Recreational marijuana is legal in two states—Washington and Colorado—and medical marijuana is legal in another twenty-one states.  Colorado alone has over 500 marijuana dispensaries and that number is on the rise.  However, as the marijuana industry continues to grow, federal law still prohibits the use of marijuana.  So what happens when a marijuana business becomes insolvent? Does it have the right to avail itself of the protections of the Bankruptcy Code?

The United States Bankruptcy Court for the District of Colorado (the “Court”) says no.  In In re Arenas, 2014 Bankr. LEXIS 3642 (Bankr. D. Colo. Aug. 28, 2014), a husband and wife filed for chapter 7 bankruptcy.  The husband engaged in the business of producing and distributing marijuana on the wholesale level in Colorado. The husband carried on his business operations in one unit of a commercial building owned by the debtors.  The debtors also leased another unit in the building to another marijuana dispensary.  The wife was not involved in the business and her income derived solely from disability payments. 

About one month after the debtors filed for bankruptcy, the United States Trustee (“Trustee”) moved to dismiss their case.  The Trustee argued that the Court should dismiss the case because it should not enforce the protections of the Bankruptcy Code to aid violations of the federal Controlled Substances Act (“CSA”).  Moreover, the Trustee argued that the Court should not place him in the position of administering assets used in connection with marijuana-related businesses.  The debtors filed a pro se opposition to the motion as their counsel previously withdrew from the case because it and the debtors disagreed as to whether bankruptcy relief was available to the debtors.

The Court agreed with the Trustee and debtors’ counsel and held that the debtors could not receive bankruptcy protection while operating the marijuana business.  Specifically, while the Court found that the husband’s activities were legal under Colorado law, they still violated the CSA.  These violations of federal law created significant impediments to the debtors’ ability to seek relief under the federal bankruptcy laws in a federal bankruptcy court. 

In its decision, the Court referred back to its prior ruling in In re Rent-Rite Super Kegs West Ltd., 484 B.R. 799  (Bankr. D. Colo. 2012).  In that case, the Court addressed issues concerning a chapter 11 debtor’s activities with respect to medical marijuana.  It held: “Unless and until Congress changes [federal drug] law, the Debtor’s operations constitute a continuing criminal violation of the CSA and a federal court cannot be asked to enforce the protections of the Bankruptcy Code in aid of a Debtor whose activities constitute a continuing federal crime.”  Id. at 805.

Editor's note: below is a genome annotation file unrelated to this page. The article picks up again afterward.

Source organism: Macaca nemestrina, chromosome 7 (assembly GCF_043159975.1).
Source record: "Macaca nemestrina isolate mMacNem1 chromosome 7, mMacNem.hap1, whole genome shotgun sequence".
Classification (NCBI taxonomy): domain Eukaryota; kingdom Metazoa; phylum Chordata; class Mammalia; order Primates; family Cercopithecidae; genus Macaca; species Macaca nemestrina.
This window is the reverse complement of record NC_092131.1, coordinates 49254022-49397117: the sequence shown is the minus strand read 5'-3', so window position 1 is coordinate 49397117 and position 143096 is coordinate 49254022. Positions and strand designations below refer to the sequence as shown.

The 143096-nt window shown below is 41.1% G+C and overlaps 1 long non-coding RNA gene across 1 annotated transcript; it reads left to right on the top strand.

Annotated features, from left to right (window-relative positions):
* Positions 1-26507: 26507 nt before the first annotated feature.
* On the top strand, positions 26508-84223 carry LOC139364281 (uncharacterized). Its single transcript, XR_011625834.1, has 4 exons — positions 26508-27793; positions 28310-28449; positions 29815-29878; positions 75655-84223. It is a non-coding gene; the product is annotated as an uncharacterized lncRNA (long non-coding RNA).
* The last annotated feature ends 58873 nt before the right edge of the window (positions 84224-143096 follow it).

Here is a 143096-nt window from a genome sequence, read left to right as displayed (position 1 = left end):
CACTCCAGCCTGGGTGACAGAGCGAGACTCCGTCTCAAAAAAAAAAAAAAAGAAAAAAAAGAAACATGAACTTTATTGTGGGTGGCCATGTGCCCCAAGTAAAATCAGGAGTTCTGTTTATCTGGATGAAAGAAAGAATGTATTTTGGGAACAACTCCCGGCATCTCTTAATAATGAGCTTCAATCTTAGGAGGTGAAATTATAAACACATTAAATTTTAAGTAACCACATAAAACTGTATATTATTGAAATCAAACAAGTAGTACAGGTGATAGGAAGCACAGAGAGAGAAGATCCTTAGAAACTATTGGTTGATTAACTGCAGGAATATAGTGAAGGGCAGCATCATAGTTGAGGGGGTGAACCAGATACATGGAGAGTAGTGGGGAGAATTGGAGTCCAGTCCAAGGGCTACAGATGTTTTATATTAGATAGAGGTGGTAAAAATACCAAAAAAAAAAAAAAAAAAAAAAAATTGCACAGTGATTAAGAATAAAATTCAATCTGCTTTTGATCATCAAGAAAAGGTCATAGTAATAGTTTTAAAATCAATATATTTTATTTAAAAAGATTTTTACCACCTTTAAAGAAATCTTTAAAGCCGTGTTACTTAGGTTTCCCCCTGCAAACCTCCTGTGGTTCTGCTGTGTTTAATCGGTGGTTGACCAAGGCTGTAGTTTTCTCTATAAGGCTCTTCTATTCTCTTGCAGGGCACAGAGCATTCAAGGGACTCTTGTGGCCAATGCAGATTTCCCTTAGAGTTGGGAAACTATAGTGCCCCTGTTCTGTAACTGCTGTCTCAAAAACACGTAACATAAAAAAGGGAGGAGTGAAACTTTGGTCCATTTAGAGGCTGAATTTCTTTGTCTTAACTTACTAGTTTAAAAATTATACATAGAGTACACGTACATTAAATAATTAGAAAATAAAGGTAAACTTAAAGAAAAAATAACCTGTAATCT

The debtors in Arenas invited the Court to reexamine its decision in the Rent-Rite case, but it declined to do so.  The Court explained that the “fundamental bargain underpinning a chapter 7 consumer liquidation case is that a debtor turns over his non-exempt assets to a chapter 7 trustee so those assets may be liquidated for the benefit of creditors….  Here, the…Trustee cannot take control of the Debtors’ property without himself violating…the CSA.  Nor can he liquidate the inventory of marijuana plants…because that would involve him in the distribution of a…controlled substance in violation…of the CSA.”  In re Arenas, 2014 Bankr. LEXIS 3642 at *10.  Therefore, the Court found that administration of the case under chapter 7 was impossible without involving the Court and the Trustee in ongoing criminal violations, and that impossibility constituted “cause” for dismissal under 11 U.S.C. § 707(a).

Moreover, the Court denied the debtors request to convert the case to a case under chapter 13 because any reorganization would be funded from ongoing criminal activity and would necessarily involve the chapter 13 trustee in administering and distributing funds derived from such activity.  The Court found that such circumstances would violate Section 1325(a)(3)’s requirement that a chapter 13 plan be “proposed in good faith and not by any means forbidden by law.”  Therefore, the Court denied the debtors’ request to convert and dismissed the case. 

In dismissing the debtors’ case, the Court noted that it recognized that dismissal would be devastating for the debtors, but that the legal analysis necessary for the resolution of the case was “relatively straight-forward.”  In re Arenas, 2014 Bankr. LEXIS 3642 at *19.  The debtors have appealed the decision to the United States Court of Appeals for the Tenth Circuit.

The marijuana industry continues to grow and legalization efforts are ongoing throughout the nation.  However, the Colorado cases make clear that unless federal law changes, there may be nowhere to turn for insolvent marijuana-related businesses.